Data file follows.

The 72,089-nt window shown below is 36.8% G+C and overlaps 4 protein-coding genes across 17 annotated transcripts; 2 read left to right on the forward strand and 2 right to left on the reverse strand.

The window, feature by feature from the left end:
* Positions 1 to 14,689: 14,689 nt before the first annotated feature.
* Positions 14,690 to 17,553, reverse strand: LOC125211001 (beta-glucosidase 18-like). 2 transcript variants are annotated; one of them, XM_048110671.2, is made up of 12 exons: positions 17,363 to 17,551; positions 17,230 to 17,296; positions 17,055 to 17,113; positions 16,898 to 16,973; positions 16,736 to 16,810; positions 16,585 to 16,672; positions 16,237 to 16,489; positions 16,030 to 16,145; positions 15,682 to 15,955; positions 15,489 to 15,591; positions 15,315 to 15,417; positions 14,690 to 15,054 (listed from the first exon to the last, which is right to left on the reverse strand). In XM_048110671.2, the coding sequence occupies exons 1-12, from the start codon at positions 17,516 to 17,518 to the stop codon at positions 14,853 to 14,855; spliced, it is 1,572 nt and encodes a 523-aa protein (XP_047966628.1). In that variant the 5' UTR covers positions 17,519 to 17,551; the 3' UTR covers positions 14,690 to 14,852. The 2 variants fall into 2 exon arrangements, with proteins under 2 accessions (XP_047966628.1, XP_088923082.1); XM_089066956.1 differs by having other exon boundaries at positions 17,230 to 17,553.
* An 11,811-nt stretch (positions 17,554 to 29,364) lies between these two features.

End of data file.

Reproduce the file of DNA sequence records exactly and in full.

The 72,089-nt window shown below is 36.8% G+C and overlaps 4 protein-coding genes across 17 annotated transcripts; 2 read left to right on the forward strand and 2 right to left on the reverse strand.

The window, feature by feature from the left end:
* Positions 1 to 14,689: 14,689 nt before the first annotated feature.
* Positions 14,690 to 17,553, reverse strand: LOC125211001 (beta-glucosidase 18-like). 2 transcript variants are annotated; one of them, XM_048110671.2, is made up of 12 exons: positions 17,363 to 17,551; positions 17,230 to 17,296; positions 17,055 to 17,113; positions 16,898 to 16,973; positions 16,736 to 16,810; positions 16,585 to 16,672; positions 16,237 to 16,489; positions 16,030 to 16,145; positions 15,682 to 15,955; positions 15,489 to 15,591; positions 15,315 to 15,417; positions 14,690 to 15,054 (listed from the first exon to the last, which is right to left on the reverse strand). In XM_048110671.2, the coding sequence occupies exons 1-12, from the start codon at positions 17,516 to 17,518 to the stop codon at positions 14,853 to 14,855; spliced, it is 1,572 nt and encodes a 523-aa protein (XP_047966628.1). In that variant the 5' UTR covers positions 17,519 to 17,551; the 3' UTR covers positions 14,690 to 14,852. The 2 variants fall into 2 exon arrangements, with proteins under 2 accessions (XP_047966628.1, XP_088923082.1); XM_089066956.1 differs by having other exon boundaries at positions 17,230 to 17,553.
* An 11,811-nt stretch (positions 17,554 to 29,364) lies between these two features.